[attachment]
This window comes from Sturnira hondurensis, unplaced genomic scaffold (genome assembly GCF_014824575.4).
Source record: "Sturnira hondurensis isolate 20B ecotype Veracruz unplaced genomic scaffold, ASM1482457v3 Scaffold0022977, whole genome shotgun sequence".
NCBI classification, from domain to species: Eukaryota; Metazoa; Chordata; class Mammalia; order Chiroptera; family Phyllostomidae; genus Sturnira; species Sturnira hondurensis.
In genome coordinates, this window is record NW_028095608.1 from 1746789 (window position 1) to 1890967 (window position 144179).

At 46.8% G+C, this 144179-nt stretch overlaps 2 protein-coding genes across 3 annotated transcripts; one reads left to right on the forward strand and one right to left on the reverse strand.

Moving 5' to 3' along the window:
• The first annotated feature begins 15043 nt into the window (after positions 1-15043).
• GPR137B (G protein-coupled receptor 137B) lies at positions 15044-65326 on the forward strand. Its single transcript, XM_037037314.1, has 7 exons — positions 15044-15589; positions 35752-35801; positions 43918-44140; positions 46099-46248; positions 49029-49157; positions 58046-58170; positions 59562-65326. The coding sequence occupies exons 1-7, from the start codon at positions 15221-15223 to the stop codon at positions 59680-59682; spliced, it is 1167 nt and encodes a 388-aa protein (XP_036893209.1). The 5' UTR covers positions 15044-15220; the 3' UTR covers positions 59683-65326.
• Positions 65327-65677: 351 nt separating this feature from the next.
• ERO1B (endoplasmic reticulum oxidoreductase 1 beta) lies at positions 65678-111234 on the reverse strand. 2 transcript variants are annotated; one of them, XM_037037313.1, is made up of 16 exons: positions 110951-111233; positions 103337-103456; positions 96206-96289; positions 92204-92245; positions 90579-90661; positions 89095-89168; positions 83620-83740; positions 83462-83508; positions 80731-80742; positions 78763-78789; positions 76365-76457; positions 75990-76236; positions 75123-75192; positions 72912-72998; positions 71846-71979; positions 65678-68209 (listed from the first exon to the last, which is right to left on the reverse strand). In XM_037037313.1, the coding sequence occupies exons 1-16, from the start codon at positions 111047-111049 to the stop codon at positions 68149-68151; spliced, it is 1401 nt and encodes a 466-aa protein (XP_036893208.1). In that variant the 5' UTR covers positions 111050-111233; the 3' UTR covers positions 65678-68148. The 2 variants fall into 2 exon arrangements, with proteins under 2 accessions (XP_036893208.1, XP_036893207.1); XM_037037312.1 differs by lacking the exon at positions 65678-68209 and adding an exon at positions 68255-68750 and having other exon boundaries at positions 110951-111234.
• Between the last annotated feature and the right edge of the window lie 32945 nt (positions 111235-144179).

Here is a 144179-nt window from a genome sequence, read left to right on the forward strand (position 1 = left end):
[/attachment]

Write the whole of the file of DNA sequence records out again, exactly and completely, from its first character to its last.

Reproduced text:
This window comes from Sturnira hondurensis, unplaced genomic scaffold (genome assembly GCF_014824575.4).
Source record: "Sturnira hondurensis isolate 20B ecotype Veracruz unplaced genomic scaffold, ASM1482457v3 Scaffold0022977, whole genome shotgun sequence".
NCBI classification, from domain to species: Eukaryota; Metazoa; Chordata; class Mammalia; order Chiroptera; family Phyllostomidae; genus Sturnira; species Sturnira hondurensis.
In genome coordinates, this window is record NW_028095608.1 from 1746789 (window position 1) to 1890967 (window position 144179).

At 46.8% G+C, this 144179-nt stretch overlaps 2 protein-coding genes across 3 annotated transcripts; one reads left to right on the forward strand and one right to left on the reverse strand.

Moving 5' to 3' along the window:
• The first annotated feature begins 15043 nt into the window (after positions 1-15043).
• GPR137B (G protein-coupled receptor 137B) lies at positions 15044-65326 on the forward strand. Its single transcript, XM_037037314.1, has 7 exons — positions 15044-15589; positions 35752-35801; positions 43918-44140; positions 46099-46248; positions 49029-49157; positions 58046-58170; positions 59562-65326. The coding sequence occupies exons 1-7, from the start codon at positions 15221-15223 to the stop codon at positions 59680-59682; spliced, it is 1167 nt and encodes a 388-aa protein (XP_036893209.1). The 5' UTR covers positions 15044-15220; the 3' UTR covers positions 59683-65326.
• Positions 65327-65677: 351 nt separating this feature from the next.
• ERO1B (endoplasmic reticulum oxidoreductase 1 beta) lies at positions 65678-111234 on the reverse strand. 2 transcript variants are annotated; one of them, XM_037037313.1, is made up of 16 exons: positions 110951-111233; positions 103337-103456; positions 96206-96289; positions 92204-92245; positions 90579-90661; positions 89095-89168; positions 83620-83740; positions 83462-83508; positions 80731-80742; positions 78763-78789; positions 76365-76457; positions 75990-76236; positions 75123-75192; positions 72912-72998; positions 71846-71979; positions 65678-68209 (listed from the first exon to the last, which is right to left on the reverse strand). In XM_037037313.1, the coding sequence occupies exons 1-16, from the start codon at positions 111047-111049 to the stop codon at positions 68149-68151; spliced, it is 1401 nt and encodes a 466-aa protein (XP_036893208.1). In that variant the 5' UTR covers positions 111050-111233; the 3' UTR covers positions 65678-68148. The 2 variants fall into 2 exon arrangements, with proteins under 2 accessions (XP_036893208.1, XP_036893207.1); XM_037037312.1 differs by lacking the exon at positions 65678-68209 and adding an exon at positions 68255-68750 and having other exon boundaries at positions 110951-111234.
• Between the last annotated feature and the right edge of the window lie 32945 nt (positions 111235-144179).

Here is a 144179-nt window from a genome sequence, read left to right on the forward strand (position 1 = left end):